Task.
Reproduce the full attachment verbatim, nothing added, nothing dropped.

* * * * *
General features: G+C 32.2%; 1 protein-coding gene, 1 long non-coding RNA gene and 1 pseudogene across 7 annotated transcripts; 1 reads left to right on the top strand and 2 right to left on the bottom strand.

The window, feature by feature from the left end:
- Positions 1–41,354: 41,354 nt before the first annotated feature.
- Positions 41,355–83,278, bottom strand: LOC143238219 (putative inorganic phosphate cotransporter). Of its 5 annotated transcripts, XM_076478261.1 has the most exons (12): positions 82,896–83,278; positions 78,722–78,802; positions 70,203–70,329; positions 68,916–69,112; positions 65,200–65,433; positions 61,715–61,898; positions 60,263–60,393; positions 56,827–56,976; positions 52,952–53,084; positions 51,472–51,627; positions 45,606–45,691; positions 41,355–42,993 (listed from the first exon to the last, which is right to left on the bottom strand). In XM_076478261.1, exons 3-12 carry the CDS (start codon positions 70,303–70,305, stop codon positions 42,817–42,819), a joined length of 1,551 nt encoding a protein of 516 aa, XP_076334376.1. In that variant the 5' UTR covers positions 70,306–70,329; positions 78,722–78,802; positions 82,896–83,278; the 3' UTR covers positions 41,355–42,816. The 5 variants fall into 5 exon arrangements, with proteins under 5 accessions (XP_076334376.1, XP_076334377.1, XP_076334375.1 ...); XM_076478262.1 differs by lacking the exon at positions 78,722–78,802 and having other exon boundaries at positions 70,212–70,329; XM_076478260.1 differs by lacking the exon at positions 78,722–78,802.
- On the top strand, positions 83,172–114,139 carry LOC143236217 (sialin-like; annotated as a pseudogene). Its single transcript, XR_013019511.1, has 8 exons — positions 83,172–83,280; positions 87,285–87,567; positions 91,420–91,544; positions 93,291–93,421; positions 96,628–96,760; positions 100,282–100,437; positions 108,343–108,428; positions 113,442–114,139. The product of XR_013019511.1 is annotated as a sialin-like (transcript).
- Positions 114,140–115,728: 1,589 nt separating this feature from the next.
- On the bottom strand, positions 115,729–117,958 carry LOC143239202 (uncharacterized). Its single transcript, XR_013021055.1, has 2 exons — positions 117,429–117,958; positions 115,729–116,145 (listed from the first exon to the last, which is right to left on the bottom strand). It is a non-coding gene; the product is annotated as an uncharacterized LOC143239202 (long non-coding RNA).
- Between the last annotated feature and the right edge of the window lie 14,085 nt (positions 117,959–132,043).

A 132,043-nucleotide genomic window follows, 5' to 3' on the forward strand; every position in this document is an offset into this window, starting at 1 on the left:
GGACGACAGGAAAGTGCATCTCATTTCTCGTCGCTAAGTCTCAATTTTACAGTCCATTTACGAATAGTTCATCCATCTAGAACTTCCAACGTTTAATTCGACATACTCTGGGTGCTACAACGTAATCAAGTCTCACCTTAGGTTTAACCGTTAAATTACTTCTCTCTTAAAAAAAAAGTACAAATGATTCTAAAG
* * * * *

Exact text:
General features: G+C 32.2%; 1 protein-coding gene, 1 long non-coding RNA gene and 1 pseudogene across 7 annotated transcripts; 1 reads left to right on the top strand and 2 right to left on the bottom strand.

The window, feature by feature from the left end:
- Positions 1–41,354: 41,354 nt before the first annotated feature.
- Positions 41,355–83,278, bottom strand: LOC143238219 (putative inorganic phosphate cotransporter). Of its 5 annotated transcripts, XM_076478261.1 has the most exons (12): positions 82,896–83,278; positions 78,722–78,802; positions 70,203–70,329; positions 68,916–69,112; positions 65,200–65,433; positions 61,715–61,898; positions 60,263–60,393; positions 56,827–56,976; positions 52,952–53,084; positions 51,472–51,627; positions 45,606–45,691; positions 41,355–42,993 (listed from the first exon to the last, which is right to left on the bottom strand). In XM_076478261.1, exons 3-12 carry the CDS (start codon positions 70,303–70,305, stop codon positions 42,817–42,819), a joined length of 1,551 nt encoding a protein of 516 aa, XP_076334376.1. In that variant the 5' UTR covers positions 70,306–70,329; positions 78,722–78,802; positions 82,896–83,278; the 3' UTR covers positions 41,355–42,816. The 5 variants fall into 5 exon arrangements, with proteins under 5 accessions (XP_076334376.1, XP_076334377.1, XP_076334375.1 ...); XM_076478262.1 differs by lacking the exon at positions 78,722–78,802 and having other exon boundaries at positions 70,212–70,329; XM_076478260.1 differs by lacking the exon at positions 78,722–78,802.
- On the top strand, positions 83,172–114,139 carry LOC143236217 (sialin-like; annotated as a pseudogene). Its single transcript, XR_013019511.1, has 8 exons — positions 83,172–83,280; positions 87,285–87,567; positions 91,420–91,544; positions 93,291–93,421; positions 96,628–96,760; positions 100,282–100,437; positions 108,343–108,428; positions 113,442–114,139. The product of XR_013019511.1 is annotated as a sialin-like (transcript).
- Positions 114,140–115,728: 1,589 nt separating this feature from the next.
- On the bottom strand, positions 115,729–117,958 carry LOC143239202 (uncharacterized). Its single transcript, XR_013021055.1, has 2 exons — positions 117,429–117,958; positions 115,729–116,145 (listed from the first exon to the last, which is right to left on the bottom strand). It is a non-coding gene; the product is annotated as an uncharacterized LOC143239202 (long non-coding RNA).
- Between the last annotated feature and the right edge of the window lie 14,085 nt (positions 117,959–132,043).

A 132,043-nucleotide genomic window follows, 5' to 3' on the forward strand; every position in this document is an offset into this window, starting at 1 on the left:
GGACGACAGGAAAGTGCATCTCATTTCTCGTCGCTAAGTCTCAATTTTACAGTCCATTTACGAATAGTTCATCCATCTAGAACTTCCAACGTTTAATTCGACATACTCTGGGTGCTACAACGTAATCAAGTCTCACCTTAGGTTTAACCGTTAAATTACTTCTCTCTTAAAAAAAAAGTACAAATGATTCTAAAG